The Hazards are all wonderful and bright and accomplished and unfailingly kind to me. Also, they have a cat. She's very pretty, and less mean than our cat. So, yes, I was totally down for spending the night in Hot Springs.
Drive. Drive. Look at the GPS. Realize we're only 3% of the way to our destination. Stop to refuel car and google "how many cups of coffee can you drink in one day without dying?" Drive some more. Enter Tennessee, where every radio station is religious, country, or religious country. And one that plays The Dave Ramsey Show on a loop. Drive.
Tennessee is a cruelly-shaped state; cruel in that I always find myself driving across it (which takes forever) rather than down it (which is a cake walk).
Did I mention that we were driving across Tennessee on Super Tuesday? Which explains why the "Newt 2012" bus was Super Tailgating us. If he'd gotten to Nashville just a few minutes earlier, Gingrich probably wouldn't have come in third.2
Smoky Mountains? Beautiful, and less smoky than anticipated. North Carolina? Also beautiful. I presume. It was very late by this point, so I couldn't really see from the Interstate. Are we near Charlotte? Can I stop driving now? I'd really like to stop driving now. Can I take this exit? How many more miles? Really?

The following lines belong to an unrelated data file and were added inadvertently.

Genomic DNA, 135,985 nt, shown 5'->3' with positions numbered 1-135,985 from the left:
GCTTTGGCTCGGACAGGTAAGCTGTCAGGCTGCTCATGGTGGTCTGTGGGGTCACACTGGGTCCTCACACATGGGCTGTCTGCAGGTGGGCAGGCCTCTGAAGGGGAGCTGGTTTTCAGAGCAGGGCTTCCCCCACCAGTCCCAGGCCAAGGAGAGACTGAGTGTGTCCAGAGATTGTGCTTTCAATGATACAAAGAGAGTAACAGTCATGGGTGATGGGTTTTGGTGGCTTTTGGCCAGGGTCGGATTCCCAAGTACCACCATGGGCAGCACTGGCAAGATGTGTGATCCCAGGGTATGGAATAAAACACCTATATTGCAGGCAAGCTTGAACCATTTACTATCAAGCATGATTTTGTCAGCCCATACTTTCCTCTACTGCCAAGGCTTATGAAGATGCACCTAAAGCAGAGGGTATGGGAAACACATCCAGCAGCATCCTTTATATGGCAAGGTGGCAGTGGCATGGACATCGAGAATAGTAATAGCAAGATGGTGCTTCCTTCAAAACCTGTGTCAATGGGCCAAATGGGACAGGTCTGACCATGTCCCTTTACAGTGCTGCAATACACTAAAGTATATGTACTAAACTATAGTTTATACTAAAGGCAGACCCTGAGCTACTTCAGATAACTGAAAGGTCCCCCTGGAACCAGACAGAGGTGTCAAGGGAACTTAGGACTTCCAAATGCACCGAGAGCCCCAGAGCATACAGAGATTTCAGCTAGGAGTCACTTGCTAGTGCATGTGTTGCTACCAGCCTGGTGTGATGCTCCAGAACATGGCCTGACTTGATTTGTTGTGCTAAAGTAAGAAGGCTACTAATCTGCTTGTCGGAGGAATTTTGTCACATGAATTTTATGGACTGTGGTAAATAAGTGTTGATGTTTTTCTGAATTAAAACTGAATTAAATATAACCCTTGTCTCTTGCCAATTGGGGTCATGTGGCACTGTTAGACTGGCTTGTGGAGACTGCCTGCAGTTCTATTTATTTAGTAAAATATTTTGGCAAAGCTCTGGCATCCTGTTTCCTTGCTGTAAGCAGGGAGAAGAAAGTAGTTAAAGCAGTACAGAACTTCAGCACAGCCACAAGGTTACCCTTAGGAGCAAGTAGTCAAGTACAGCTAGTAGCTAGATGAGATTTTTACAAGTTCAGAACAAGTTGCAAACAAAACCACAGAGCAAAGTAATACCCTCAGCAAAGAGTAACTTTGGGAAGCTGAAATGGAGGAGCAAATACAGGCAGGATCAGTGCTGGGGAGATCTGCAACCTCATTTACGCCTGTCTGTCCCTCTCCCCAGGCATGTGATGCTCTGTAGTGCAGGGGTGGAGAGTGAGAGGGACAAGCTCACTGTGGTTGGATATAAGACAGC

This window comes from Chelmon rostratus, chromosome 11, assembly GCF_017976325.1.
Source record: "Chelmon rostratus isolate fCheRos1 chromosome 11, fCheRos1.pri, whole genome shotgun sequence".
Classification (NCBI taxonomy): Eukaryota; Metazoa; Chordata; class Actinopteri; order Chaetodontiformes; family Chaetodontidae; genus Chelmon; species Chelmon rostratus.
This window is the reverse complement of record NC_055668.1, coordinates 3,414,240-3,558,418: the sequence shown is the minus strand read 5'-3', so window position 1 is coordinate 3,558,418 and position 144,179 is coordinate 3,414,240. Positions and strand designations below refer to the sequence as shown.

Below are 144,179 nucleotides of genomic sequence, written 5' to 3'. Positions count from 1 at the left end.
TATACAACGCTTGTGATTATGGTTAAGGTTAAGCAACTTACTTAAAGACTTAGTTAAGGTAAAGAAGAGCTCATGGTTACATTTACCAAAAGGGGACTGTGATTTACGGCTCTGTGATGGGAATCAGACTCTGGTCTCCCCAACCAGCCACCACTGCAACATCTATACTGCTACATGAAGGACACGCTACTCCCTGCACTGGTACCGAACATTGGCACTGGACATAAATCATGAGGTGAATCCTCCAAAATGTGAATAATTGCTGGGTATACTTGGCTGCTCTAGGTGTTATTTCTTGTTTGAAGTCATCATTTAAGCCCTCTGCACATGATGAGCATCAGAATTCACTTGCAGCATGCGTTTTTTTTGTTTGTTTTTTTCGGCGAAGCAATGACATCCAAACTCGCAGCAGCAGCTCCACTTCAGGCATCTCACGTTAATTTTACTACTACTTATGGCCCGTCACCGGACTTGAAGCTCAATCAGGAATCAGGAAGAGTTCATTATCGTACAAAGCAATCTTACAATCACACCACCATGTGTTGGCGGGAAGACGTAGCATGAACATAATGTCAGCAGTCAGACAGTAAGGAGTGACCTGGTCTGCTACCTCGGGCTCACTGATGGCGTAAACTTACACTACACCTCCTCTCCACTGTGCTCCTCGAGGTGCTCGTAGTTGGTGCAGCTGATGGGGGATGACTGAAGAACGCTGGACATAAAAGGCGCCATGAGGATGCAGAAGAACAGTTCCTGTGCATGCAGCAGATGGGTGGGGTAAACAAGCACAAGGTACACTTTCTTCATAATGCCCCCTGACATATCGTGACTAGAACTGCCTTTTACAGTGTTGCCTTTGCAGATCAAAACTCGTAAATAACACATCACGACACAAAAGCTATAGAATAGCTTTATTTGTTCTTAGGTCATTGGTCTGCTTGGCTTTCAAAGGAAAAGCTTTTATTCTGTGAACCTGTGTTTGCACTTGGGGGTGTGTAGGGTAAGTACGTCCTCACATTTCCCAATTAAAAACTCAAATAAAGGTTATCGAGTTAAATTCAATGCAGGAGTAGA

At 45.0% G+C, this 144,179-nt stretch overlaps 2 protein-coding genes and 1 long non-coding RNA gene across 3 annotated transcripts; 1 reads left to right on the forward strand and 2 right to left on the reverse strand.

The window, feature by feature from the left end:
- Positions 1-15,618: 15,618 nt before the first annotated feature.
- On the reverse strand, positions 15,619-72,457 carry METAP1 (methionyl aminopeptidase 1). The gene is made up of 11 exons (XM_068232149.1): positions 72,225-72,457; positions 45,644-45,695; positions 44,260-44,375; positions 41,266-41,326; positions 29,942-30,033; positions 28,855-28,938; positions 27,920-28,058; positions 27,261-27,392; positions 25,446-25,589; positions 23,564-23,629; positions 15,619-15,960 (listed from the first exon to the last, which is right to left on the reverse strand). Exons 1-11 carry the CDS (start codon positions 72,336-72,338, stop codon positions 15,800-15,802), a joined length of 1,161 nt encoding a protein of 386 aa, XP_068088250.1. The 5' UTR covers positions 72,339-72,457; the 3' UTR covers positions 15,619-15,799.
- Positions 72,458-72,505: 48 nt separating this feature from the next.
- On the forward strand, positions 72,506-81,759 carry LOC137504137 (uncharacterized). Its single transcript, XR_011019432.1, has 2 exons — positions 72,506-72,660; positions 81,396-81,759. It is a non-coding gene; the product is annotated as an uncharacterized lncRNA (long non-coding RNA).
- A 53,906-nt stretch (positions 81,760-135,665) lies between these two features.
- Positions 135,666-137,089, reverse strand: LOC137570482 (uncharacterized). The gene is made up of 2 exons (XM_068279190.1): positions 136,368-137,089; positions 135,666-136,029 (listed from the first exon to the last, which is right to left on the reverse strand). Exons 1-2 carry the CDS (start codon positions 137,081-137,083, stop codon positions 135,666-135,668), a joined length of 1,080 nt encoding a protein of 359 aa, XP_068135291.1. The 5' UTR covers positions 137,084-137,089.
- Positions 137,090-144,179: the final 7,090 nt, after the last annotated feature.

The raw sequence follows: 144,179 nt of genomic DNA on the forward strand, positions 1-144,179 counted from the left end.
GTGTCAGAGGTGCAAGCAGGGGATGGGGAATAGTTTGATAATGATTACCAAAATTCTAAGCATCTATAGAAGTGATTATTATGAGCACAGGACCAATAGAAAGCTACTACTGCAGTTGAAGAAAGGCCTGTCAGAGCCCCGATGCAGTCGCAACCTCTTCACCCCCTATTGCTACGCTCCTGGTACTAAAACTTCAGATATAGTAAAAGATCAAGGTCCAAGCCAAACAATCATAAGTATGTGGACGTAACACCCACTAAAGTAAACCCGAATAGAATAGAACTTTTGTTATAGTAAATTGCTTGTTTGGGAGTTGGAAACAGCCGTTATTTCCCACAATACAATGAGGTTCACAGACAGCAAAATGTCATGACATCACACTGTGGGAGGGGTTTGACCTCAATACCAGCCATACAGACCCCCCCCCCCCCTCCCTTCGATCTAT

Pulling into the driveway of my sister-in-law's house - Roger's other sister Tracy and her husband Jim (not named John, thankfully, for ease of differentiation) - was A VERY NICE THING. Their house is lovely, set back from the street in a heavily-treed neighborhood, and is decorated in a way that lets you know that talent for design is at least partially genetic. (Robin's Arkansas house is also rad.)
Tracy and Jim greeted us, offered us refreshments, and helped us unload the car. I'm afraid that, due to SuperExhaustionTM and clinically-diagnosed please-can-i-stop-driving-now-itis, I was unable to contribute my urbane, hyper-literate wit to the conversation.3 It was late, we'd had a very long day, and I was demolished. And I still had to catch up on some work before sleep. If you were a recipient of one of the emails I sent out that night, I truly apologize. I may have just been randomly mashing my fingers on the keyboard. I really don't remember.
Awake. Breakfast. (Thanks, Jim!) Pile equipment back into the car. Drive an hour or so to meet with our furniture partner at their storefront. Immediately drive another hour or so to visit the factory. Woodworking. Sawdust. Frames. Sinuous springs. Pocket coil springs. Robotic CNC equipment. Foam cushions. Down cushions. Foam/down hybrid cushions. Tufting. Folding. Welting. Twill. Denim. Linen. Leather.